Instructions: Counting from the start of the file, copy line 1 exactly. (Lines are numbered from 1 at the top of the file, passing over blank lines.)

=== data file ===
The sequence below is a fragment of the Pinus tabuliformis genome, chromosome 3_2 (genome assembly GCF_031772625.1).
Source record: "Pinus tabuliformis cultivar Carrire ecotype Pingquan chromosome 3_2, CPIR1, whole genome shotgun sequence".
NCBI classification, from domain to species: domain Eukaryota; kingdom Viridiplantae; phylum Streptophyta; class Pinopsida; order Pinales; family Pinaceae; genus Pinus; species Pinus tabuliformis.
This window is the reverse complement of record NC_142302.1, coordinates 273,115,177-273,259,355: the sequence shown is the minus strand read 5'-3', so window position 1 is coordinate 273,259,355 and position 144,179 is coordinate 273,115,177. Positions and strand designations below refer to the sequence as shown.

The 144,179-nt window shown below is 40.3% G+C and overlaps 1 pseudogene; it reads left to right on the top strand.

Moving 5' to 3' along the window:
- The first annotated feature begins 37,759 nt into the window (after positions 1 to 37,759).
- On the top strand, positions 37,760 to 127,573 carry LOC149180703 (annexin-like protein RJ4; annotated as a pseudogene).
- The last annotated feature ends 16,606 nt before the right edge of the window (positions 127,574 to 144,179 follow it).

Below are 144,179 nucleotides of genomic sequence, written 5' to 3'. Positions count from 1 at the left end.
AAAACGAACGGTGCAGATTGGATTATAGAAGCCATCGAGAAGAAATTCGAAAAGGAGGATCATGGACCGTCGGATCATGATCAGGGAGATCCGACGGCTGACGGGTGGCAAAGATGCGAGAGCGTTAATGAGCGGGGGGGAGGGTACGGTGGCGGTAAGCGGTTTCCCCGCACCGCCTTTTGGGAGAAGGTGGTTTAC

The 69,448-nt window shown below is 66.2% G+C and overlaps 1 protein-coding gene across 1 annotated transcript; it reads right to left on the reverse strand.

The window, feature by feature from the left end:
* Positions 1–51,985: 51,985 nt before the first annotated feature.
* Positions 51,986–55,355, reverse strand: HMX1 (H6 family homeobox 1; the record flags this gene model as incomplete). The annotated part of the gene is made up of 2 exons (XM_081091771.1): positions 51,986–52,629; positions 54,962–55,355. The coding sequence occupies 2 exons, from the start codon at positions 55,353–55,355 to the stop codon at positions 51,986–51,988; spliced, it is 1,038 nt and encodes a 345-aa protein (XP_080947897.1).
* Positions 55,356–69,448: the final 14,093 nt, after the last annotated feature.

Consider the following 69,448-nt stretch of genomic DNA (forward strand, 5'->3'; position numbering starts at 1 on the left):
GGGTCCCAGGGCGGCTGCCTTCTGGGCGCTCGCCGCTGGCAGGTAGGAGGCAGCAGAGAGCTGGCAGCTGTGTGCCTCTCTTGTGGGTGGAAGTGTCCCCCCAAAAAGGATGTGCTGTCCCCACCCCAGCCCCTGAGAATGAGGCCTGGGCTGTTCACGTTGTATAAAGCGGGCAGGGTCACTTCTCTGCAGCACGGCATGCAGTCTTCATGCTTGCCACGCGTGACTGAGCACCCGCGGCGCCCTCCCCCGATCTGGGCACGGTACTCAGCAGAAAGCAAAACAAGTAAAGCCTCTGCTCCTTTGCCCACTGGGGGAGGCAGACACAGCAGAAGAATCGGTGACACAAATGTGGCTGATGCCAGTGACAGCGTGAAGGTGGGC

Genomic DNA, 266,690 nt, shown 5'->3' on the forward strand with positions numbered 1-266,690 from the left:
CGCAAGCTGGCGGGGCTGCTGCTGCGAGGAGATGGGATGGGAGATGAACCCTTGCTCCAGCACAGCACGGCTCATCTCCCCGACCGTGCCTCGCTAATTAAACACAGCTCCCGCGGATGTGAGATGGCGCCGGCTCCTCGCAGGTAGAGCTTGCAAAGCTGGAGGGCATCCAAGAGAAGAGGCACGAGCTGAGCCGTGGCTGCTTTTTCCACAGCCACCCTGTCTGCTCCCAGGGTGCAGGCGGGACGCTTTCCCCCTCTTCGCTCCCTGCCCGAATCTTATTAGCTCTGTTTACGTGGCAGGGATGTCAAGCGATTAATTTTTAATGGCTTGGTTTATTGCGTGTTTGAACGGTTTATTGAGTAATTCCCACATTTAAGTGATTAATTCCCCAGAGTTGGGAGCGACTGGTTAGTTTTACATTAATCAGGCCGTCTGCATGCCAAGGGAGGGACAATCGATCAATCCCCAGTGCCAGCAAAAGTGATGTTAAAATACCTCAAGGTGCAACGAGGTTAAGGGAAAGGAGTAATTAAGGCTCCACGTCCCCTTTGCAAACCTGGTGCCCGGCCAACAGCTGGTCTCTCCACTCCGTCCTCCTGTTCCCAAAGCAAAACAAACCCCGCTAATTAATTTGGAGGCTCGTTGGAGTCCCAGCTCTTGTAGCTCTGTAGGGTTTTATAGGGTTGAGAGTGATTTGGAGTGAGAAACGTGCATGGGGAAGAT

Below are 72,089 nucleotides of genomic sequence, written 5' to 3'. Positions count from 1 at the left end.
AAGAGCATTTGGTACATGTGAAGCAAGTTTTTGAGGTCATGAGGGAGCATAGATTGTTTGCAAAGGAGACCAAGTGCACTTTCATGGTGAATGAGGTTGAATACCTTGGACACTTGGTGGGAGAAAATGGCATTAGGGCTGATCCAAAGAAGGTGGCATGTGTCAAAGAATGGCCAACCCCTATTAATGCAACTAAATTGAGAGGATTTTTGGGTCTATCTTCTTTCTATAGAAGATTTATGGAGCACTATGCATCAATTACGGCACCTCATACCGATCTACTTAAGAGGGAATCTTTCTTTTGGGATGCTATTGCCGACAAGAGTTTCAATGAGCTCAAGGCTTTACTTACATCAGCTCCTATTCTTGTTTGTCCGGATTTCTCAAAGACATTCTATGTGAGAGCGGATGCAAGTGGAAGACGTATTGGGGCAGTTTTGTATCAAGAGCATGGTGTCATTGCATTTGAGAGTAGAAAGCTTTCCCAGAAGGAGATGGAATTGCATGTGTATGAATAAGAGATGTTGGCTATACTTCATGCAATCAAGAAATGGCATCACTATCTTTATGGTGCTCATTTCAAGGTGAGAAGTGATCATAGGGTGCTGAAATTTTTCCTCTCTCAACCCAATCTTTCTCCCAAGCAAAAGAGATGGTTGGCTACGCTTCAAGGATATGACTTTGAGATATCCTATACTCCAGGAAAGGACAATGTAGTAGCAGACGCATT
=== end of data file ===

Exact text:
The sequence below is a fragment of the Pinus tabuliformis genome, chromosome 3_2 (genome assembly GCF_031772625.1).